Sean Wu Lab  

Sean Wu Lab

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Lab Overview

My research laboratory seeks to identify mechanisms responsible for human congenital heart disease, the most common cause of still-births in the U.S. and one of the major contributors to morbidity and mortality in infants and toddlers. We believe that by understanding the mechanisms regulating growth and differentiation of heart precursor cells during early embryonic development we can then apply these principles to understand the pathogenesis of adult onset heart diseases such as heart failure and arrhythmia where re-activation of early embryonic developmental program plays a central role. We currently use both genetically-modified mice as our living model to understand the biology of heart development as well as embryonic stem cells as a test-tube model to study the process of heart cell formation.


Recent News

NIH Pioneer Award LogoOctober 6th, 2014 - Congratulations to Dr. Sean M. Wu for receiving the 2014 NIH Director’s Pioneer Award. The NIH Director’s Pioneer Award, now in its 11th year, carries a five-year, $2.5 million direct cost research support plus indirect cost to be used in highly innovative approaches that have the potential to affect a broad area of biomedical or behavioral research. Sean's project titled “Enabling Technologies for Human-Machine Hybrid Tissue” will explore the use of 3D-printing to assemble complex array of interfaces between synthetic and biological materials. This technology could be applicable to generate hybrid tissues or artificial organs for future cardiovascular applications.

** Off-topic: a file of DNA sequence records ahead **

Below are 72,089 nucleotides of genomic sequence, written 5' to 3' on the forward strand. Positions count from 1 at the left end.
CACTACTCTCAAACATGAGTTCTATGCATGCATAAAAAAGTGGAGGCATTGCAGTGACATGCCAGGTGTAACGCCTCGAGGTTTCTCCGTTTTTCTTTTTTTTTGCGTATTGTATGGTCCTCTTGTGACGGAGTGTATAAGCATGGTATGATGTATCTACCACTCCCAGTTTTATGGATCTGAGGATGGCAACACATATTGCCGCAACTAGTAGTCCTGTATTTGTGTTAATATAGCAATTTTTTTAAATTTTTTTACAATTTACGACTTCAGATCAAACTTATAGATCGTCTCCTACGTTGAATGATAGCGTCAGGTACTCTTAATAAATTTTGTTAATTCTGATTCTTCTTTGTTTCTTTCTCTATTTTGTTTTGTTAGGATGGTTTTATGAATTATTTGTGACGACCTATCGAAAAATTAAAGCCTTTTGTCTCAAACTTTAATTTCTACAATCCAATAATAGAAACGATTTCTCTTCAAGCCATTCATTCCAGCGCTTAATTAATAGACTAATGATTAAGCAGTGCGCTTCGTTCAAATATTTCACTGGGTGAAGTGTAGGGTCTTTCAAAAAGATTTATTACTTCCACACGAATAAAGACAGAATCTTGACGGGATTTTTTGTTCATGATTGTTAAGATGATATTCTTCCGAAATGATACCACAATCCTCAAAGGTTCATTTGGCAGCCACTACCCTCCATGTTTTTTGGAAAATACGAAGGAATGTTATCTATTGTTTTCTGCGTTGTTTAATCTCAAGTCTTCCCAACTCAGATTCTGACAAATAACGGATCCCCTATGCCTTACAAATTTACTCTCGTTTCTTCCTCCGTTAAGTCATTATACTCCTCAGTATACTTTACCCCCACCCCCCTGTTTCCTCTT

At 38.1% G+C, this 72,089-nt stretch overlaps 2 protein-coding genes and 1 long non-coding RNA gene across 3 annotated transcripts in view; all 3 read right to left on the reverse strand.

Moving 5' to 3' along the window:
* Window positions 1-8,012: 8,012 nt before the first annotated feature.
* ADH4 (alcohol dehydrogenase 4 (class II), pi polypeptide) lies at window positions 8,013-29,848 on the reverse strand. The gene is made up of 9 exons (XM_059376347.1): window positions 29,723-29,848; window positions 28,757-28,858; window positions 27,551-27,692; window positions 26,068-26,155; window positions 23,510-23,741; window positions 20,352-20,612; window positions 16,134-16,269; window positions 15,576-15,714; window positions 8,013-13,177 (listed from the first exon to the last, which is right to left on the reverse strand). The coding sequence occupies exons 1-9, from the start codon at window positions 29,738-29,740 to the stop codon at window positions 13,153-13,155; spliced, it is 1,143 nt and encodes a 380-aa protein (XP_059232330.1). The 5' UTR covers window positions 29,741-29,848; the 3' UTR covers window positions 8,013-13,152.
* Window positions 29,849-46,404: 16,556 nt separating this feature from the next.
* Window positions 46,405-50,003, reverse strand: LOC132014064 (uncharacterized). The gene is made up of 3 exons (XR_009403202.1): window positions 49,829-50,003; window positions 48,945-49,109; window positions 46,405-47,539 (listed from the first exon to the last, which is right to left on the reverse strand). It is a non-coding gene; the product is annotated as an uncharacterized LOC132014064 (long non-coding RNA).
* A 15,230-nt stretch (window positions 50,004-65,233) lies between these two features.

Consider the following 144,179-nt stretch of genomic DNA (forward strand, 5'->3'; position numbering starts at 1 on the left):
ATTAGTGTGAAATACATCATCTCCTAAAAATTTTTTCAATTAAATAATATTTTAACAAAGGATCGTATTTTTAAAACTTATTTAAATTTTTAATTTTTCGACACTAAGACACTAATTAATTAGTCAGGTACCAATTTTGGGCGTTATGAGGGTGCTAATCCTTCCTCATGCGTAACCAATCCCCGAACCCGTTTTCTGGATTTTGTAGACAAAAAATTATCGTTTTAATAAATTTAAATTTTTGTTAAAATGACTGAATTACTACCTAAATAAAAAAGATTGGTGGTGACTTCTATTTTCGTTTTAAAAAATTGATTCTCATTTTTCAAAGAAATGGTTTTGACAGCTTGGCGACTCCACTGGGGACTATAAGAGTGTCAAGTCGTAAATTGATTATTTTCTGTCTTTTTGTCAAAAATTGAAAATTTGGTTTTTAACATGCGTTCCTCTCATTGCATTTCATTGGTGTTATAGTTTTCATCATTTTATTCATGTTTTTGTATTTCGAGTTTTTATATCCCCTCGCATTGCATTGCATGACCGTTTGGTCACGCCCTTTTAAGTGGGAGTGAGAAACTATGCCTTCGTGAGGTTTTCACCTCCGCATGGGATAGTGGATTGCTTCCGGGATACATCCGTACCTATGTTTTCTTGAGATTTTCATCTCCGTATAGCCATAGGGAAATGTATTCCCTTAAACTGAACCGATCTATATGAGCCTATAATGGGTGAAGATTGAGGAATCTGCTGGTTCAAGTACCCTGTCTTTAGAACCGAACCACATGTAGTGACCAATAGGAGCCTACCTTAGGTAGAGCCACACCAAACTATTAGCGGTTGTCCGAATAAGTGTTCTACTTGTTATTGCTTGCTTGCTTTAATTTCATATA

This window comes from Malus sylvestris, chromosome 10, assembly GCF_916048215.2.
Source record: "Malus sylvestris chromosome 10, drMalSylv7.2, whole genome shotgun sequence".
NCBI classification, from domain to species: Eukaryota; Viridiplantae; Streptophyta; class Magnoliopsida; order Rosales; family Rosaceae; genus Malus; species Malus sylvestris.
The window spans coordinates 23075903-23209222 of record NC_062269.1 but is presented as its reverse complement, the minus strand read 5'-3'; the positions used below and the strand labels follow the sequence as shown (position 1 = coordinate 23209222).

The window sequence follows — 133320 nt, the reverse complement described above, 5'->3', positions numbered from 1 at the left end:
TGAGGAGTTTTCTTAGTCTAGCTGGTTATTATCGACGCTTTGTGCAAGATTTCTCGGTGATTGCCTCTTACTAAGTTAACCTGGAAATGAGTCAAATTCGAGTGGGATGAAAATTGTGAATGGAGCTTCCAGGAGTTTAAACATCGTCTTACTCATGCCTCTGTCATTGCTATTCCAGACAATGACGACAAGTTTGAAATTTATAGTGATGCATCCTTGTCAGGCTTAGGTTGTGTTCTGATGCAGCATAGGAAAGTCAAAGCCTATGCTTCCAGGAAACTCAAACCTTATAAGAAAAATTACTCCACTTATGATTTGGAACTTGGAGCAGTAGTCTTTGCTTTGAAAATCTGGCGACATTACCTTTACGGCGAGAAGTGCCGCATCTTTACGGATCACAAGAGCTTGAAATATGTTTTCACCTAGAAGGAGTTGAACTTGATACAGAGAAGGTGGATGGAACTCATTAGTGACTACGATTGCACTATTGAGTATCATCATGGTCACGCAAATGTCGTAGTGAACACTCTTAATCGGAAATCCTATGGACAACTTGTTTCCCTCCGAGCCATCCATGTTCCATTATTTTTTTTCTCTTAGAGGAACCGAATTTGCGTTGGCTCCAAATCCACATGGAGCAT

Circulation Research coverAugust 29th, 2014 - Congratulations to Arun Sharma, Ryoko Hamaguchi, Rajarajan Kuppusamy, and Anthony Sturzu whose paper on “Human induced pluripotent stem cell-derived cardiomyocytes as an in vitro model for coxsackievirus B3-induced myocarditis and antiviral drug screen platform” made the cover for this journal issue.
American Heart Association LogoAugust 4th, 2014 - Congratulations to Dr. Guang Li whose abstracts on "Identification Of Cardiovascular Lineage Descendants at Single Cell Resolution" and on "YY1 Expression is Sufficient for the Maintenance of Cardiac Progenitor Cell State" have been accepted for presentation at the annual Scientific Sessions of the American Heart Association.

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